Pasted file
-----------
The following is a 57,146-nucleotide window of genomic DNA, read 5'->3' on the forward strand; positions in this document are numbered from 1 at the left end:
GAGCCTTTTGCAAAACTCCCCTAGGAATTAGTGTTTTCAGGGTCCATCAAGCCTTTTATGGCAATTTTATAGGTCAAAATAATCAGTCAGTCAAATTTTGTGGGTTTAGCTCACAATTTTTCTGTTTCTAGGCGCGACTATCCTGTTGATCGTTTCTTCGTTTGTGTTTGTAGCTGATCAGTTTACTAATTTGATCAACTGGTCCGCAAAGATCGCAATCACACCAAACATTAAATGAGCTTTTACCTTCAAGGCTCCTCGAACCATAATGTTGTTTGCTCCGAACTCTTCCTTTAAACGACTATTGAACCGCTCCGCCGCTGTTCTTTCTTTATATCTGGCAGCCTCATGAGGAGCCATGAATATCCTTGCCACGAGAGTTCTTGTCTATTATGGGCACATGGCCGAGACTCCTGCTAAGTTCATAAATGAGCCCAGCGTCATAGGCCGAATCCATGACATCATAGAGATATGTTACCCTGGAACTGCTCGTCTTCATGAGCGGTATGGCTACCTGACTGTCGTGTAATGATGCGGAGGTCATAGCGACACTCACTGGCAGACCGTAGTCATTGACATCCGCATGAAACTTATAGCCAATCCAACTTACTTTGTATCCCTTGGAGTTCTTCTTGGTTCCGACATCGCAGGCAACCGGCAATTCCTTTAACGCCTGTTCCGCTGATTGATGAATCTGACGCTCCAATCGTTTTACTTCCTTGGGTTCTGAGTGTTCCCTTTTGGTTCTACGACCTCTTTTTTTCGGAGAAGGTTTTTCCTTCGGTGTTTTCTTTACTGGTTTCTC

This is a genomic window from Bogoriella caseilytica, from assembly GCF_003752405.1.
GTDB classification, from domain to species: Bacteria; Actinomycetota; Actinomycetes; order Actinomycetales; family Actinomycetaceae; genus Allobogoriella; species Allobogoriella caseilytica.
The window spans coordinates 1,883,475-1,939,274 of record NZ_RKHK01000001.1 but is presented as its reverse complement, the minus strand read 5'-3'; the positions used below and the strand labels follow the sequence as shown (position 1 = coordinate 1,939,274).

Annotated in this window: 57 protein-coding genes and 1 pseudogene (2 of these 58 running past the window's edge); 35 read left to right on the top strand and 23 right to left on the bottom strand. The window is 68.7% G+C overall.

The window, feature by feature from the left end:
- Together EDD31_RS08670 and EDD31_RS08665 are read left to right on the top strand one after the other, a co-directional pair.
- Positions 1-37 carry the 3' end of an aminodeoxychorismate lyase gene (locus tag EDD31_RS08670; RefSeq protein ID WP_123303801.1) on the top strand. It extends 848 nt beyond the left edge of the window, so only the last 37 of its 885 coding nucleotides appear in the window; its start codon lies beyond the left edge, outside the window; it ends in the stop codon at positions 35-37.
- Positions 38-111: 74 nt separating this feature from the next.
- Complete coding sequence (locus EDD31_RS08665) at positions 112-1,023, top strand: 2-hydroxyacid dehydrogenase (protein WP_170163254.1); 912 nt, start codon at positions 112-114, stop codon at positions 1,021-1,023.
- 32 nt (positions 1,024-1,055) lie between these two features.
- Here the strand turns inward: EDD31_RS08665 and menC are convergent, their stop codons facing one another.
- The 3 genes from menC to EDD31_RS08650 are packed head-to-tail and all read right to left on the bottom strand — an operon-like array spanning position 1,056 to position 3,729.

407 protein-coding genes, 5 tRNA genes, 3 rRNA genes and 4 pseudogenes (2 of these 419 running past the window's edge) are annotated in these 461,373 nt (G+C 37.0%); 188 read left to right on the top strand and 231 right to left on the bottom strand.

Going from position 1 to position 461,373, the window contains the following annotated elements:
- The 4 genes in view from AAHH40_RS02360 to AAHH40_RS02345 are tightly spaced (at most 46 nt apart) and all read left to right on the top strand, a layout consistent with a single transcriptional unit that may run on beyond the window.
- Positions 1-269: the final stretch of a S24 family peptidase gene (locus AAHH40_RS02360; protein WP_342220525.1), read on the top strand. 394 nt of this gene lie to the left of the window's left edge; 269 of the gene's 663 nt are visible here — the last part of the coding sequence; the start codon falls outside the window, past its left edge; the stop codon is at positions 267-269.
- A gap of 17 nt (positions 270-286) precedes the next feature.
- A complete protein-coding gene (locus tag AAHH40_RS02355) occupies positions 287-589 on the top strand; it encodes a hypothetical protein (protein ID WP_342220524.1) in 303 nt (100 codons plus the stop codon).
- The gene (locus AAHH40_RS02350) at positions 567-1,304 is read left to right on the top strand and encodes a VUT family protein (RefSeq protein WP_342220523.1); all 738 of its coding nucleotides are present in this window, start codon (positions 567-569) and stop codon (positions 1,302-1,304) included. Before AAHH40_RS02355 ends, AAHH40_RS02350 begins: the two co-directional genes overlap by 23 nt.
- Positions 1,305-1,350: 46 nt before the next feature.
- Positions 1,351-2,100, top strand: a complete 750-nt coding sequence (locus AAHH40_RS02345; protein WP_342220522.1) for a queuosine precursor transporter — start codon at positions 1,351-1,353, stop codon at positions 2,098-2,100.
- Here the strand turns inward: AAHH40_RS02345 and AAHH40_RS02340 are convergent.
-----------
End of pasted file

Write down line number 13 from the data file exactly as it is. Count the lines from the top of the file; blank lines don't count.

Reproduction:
- Here the strand turns inward: EDD31_RS08665 and menC are convergent, their stop codons facing one another.